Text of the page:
Venetoclax (EU: Venclyxto, U.S.: Venclexta) for the treatment of chronic lymphocytic leukemia (CLL)

Introduction

Venetoclax (trade name EU: Venclyxto, U.S.: Venclexta) has been approved in Germany since December 2016 for use on its own in the treatment of chronic lymphocytic leukemia (CLL) in adults. Since October 2018 it has been an option for patients who have already had treatment, and is then used in combination with rituximab. As of March 2020, venetoclax has also been approved for use in patients who have not yet had any treatment, and is then used in combination with obinutuzumab.

CLL is a rare type of cancer. It typically arises when B cells of the immune system mutate and start multiplying uncontrollably in the blood, bone marrow and lymphatic system. CLL usually progresses slowly and doesn't cause any noticeable symptoms in the early stages. As the disease advances, infections, anemia, severe tiredness and exhaustion are common. Enlarged lymph nodes and an enlarged spleen are also typical signs.

In CLL, the body produces more of a certain protein called BCL-2. This allows more mutated B cells to survive. Venetoclax is used to inhibit BCL-2, stopping the disease from progressing.

Some patients also have specific genetic characteristics: A 17p deletion means that a gene isn't working properly. These patients can't have chemo-immunotherapy.

Venetoclax is an option for use on its own (monotherapy) in:

  • people without a 17p deletion or TP53 mutation if chemo-immunotherapy and treatment with a B-cell receptor inhibitor (such as idelalisib or ibrutinib) wasn't successful, or
  • people with a 17p deletion or TP53 mutation if treatment with a B-cell receptor inhibitor isn't an option or wasn't successful.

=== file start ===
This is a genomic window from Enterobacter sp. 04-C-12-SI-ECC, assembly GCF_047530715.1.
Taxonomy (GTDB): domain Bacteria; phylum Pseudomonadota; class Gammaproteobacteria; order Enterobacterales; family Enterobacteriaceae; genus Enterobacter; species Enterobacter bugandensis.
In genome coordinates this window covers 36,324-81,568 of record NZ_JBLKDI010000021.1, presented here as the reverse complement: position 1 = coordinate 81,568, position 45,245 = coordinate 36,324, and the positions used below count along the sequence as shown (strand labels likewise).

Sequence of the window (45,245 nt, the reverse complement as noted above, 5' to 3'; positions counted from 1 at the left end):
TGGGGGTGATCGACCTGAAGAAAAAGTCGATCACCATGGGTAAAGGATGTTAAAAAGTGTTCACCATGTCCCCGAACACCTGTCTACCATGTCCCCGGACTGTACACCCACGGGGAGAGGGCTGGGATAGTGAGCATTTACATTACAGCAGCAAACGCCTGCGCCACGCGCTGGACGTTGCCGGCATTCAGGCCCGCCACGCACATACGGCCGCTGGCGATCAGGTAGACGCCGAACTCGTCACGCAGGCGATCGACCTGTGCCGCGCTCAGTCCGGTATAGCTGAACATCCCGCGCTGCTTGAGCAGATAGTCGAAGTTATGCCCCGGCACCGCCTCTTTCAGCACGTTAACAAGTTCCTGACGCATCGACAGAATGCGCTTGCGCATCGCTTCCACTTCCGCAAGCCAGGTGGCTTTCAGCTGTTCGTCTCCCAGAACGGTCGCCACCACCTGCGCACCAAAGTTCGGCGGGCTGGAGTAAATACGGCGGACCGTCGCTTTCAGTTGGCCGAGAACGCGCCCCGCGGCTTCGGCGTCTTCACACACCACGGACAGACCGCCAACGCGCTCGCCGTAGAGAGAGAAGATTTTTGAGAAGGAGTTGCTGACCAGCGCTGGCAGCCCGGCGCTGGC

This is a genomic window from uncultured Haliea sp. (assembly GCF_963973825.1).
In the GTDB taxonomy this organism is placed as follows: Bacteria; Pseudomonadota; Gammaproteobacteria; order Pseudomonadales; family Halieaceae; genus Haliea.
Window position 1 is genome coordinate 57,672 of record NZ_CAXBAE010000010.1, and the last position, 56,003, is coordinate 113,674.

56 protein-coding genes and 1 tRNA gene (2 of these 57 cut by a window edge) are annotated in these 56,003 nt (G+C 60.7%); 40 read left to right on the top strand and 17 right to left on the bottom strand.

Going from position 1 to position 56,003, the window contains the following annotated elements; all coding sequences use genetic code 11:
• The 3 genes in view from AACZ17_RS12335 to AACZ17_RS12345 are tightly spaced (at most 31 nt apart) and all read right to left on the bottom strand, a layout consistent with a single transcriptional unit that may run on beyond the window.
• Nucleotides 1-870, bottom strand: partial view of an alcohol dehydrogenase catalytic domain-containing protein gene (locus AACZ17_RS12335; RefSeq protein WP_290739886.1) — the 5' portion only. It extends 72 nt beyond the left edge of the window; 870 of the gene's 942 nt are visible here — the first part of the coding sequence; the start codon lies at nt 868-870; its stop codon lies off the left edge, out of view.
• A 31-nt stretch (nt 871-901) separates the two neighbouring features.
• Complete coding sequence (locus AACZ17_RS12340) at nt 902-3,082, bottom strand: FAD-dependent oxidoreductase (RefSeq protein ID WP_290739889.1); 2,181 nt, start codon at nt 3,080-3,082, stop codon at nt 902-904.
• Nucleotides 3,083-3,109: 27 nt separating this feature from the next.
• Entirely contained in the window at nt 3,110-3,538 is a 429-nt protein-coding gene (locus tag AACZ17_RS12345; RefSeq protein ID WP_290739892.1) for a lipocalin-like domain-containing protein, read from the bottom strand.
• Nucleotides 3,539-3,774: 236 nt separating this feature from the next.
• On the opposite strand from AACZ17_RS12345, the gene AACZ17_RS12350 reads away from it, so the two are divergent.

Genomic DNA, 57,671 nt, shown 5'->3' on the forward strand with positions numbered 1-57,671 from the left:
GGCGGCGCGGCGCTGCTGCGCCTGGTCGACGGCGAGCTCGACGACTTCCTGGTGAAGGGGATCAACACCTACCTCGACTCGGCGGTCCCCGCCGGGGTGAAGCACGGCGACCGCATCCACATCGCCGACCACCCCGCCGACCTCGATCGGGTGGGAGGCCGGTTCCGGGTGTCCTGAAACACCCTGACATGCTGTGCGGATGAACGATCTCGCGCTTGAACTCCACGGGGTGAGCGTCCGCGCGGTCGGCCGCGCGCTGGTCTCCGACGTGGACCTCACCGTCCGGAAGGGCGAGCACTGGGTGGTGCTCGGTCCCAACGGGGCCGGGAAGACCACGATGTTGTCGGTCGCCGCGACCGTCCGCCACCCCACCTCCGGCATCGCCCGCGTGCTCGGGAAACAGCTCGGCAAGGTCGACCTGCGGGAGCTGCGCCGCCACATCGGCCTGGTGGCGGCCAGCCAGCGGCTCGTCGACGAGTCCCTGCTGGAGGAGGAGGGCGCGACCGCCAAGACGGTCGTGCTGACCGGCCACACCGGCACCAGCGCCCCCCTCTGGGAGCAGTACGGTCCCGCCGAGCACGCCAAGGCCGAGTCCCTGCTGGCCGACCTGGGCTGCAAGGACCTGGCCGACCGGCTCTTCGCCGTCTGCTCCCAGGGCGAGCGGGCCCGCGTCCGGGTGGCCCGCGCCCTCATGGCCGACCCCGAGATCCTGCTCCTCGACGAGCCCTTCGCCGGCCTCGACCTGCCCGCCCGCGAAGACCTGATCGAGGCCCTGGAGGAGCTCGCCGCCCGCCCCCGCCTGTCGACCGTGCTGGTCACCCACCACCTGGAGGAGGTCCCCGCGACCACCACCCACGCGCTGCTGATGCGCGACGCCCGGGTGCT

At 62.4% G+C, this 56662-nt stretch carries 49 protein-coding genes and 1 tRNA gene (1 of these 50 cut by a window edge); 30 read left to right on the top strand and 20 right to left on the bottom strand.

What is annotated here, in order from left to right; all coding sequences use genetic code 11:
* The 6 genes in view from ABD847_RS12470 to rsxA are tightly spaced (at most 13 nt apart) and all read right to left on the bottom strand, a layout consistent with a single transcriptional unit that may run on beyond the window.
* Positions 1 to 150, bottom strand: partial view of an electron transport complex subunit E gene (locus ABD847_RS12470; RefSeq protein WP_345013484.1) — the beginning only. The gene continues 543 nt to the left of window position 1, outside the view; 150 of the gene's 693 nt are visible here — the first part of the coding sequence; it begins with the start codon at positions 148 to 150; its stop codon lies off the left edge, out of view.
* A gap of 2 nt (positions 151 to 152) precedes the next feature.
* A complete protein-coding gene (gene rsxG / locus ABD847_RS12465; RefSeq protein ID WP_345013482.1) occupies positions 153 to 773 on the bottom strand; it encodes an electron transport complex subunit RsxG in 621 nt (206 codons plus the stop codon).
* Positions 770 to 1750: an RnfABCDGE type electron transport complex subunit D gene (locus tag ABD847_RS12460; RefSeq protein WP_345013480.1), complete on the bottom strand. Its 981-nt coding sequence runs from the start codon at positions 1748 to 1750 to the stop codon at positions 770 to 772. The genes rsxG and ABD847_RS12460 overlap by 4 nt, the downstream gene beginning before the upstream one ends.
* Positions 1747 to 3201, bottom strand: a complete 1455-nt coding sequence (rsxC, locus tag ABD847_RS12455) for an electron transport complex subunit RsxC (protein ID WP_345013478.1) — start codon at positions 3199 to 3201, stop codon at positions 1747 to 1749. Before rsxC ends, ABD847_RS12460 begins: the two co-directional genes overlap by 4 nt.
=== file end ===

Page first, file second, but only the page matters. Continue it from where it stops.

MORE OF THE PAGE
In people who have had at least one other treatment, venetoclax can be used in combination with rituximab.

In people who haven't had any treatment, venetoclax can be used in combination with obinutuzumab.

Application

Venetoclax is available in the form of tablets, in three doses (10, 50 and 100 mg). The daily dose starts at 20 mg per day for 7 days. It is then increased once a week until it reaches 400 mg after 5 weeks. The dose can be adjusted if side effects occur or if it's not well tolerated.

Other treatments

For people with CLL who have had treatment before, the following treatment options are available, depending on their previous treatment, genetic characteristics of the cancer, and their general health:

  • the drug ibrutinib or a combination of idelalisib and rituximab,
  • individually tailored chemo-immunotherapy or
  • best supportive care (BSC). This should be tailored to the patient's individual needs, with the aim of relieving symptoms and improving quality of life.

Ibrutinib or specific forms of chemo-immunotherapy are options for the treatment of CLL in people who have not had any previous treatment, depending on the genetic characteristics of the cancer and how well chemo-immunotherapy is tolerated.

Assessment

In 2020, the Institute for Quality and Efficiency in Health Care (IQWiG, Germany) last looked into the advantages and disadvantages of venetoclax (used alone or together with rituximab or obinutuzumab) compared with the standard treatments for people with chronic lymphocytic leukemia.